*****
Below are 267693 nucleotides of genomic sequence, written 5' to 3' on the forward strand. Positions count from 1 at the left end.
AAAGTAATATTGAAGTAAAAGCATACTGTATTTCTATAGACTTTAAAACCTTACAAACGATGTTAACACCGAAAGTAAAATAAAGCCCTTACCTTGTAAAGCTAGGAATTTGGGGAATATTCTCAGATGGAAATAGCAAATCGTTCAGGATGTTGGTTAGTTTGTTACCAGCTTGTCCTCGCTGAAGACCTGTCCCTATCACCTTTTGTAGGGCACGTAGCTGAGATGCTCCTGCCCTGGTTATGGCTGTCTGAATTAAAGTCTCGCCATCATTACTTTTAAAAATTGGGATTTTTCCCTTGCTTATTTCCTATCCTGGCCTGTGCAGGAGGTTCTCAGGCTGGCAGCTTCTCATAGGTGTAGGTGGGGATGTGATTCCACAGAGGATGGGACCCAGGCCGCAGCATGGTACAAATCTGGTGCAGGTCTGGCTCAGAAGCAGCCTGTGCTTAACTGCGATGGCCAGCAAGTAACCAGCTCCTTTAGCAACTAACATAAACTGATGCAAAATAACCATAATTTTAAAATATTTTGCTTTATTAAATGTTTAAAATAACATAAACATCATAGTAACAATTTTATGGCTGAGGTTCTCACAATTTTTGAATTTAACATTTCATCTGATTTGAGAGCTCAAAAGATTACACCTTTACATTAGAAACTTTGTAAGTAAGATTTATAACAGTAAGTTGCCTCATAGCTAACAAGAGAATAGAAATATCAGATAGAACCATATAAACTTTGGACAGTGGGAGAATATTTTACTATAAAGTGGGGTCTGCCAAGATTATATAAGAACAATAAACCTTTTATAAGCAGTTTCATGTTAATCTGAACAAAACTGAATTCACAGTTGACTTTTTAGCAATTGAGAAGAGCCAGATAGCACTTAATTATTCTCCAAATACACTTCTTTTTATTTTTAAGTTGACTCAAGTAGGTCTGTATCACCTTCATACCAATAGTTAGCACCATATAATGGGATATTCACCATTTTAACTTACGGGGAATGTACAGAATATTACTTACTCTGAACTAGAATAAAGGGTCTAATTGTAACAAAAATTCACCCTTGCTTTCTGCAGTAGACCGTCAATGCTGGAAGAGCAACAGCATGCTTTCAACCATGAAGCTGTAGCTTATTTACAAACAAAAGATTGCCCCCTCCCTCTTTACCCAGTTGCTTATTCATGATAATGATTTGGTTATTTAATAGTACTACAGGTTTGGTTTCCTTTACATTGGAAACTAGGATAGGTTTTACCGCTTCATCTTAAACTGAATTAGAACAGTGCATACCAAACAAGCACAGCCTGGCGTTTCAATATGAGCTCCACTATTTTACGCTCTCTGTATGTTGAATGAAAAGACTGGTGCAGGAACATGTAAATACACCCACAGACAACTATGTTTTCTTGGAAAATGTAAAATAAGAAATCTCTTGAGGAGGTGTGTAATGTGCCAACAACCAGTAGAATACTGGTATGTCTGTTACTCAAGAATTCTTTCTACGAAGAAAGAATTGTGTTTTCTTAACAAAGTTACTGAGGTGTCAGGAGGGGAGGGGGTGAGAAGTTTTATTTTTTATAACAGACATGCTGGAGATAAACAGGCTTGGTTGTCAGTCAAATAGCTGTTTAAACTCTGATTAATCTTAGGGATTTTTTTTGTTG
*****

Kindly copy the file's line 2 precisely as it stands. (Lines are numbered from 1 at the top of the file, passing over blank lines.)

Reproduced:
AAAGTAATATTGAAGTAAAAGCATACTGTATTTCTATAGACTTTAAAACCTTACAAACGATGTTAACACCGAAAGTAAAATAAAGCCCTTACCTTGTAAAGCTAGGAATTTGGGGAATATTCTCAGATGGAAATAGCAAATCGTTCAGGATGTTGGTTAGTTTGTTACCAGCTTGTCCTCGCTGAAGACCTGTCCCTATCACCTTTTGTAGGGCACGTAGCTGAGATGCTCCTGCCCTGGTTATGGCTGTCTGAATTAAAGTCTCGCCATCATTACTTTTAAAAATTGGGATTTTTCCCTTGCTTATTTCCTATCCTGGCCTGTGCAGGAGGTTCTCAGGCTGGCAGCTTCTCATAGGTGTAGGTGGGGATGTGATTCCACAGAGGATGGGACCCAGGCCGCAGCATGGTACAAATCTGGTGCAGGTCTGGCTCAGAAGCAGCCTGTGCTTAACTGCGATGGCCAGCAAGTAACCAGCTCCTTTAGCAACTAACATAAACTGATGCAAAATAACCATAATTTTAAAATATTTTGCTTTATTAAATGTTTAAAATAACATAAACATCATAGTAACAATTTTATGGCTGAGGTTCTCACAATTTTTGAATTTAACATTTCATCTGATTTGAGAGCTCAAAAGATTACACCTTTACATTAGAAACTTTGTAAGTAAGATTTATAACAGTAAGTTGCCTCATAGCTAACAAGAGAATAGAAATATCAGATAGAACCATATAAACTTTGGACAGTGGGAGAATATTTTACTATAAAGTGGGGTCTGCCAAGATTATATAAGAACAATAAACCTTTTATAAGCAGTTTCATGTTAATCTGAACAAAACTGAATTCACAGTTGACTTTTTAGCAATTGAGAAGAGCCAGATAGCACTTAATTATTCTCCAAATACACTTCTTTTTATTTTTAAGTTGACTCAAGTAGGTCTGTATCACCTTCATACCAATAGTTAGCACCATATAATGGGATATTCACCATTTTAACTTACGGGGAATGTACAGAATATTACTTACTCTGAACTAGAATAAAGGGTCTAATTGTAACAAAAATTCACCCTTGCTTTCTGCAGTAGACCGTCAATGCTGGAAGAGCAACAGCATGCTTTCAACCATGAAGCTGTAGCTTATTTACAAACAAAAGATTGCCCCCTCCCTCTTTACCCAGTTGCTTATTCATGATAATGATTTGGTTATTTAATAGTACTACAGGTTTGGTTTCCTTTACATTGGAAACTAGGATAGGTTTTACCGCTTCATCTTAAACTGAATTAGAACAGTGCATACCAAACAAGCACAGCCTGGCGTTTCAATATGAGCTCCACTATTTTACGCTCTCTGTATGTTGAATGAAAAGACTGGTGCAGGAACATGTAAATACACCCACAGACAACTATGTTTTCTTGGAAAATGTAAAATAAGAAATCTCTTGAGGAGGTGTGTAATGTGCCAACAACCAGTAGAATACTGGTATGTCTGTTACTCAAGAATTCTTTCTACGAAGAAAGAATTGTGTTTTCTTAACAAAGTTACTGAGGTGTCAGGAGGGGAGGGGGTGAGAAGTTTTATTTTTTATAACAGACATGCTGGAGATAAACAGGCTTGGTTGTCAGTCAAATAGCTGTTTAAACTCTGATTAATCTTAGGGATTTTTTTTGTTG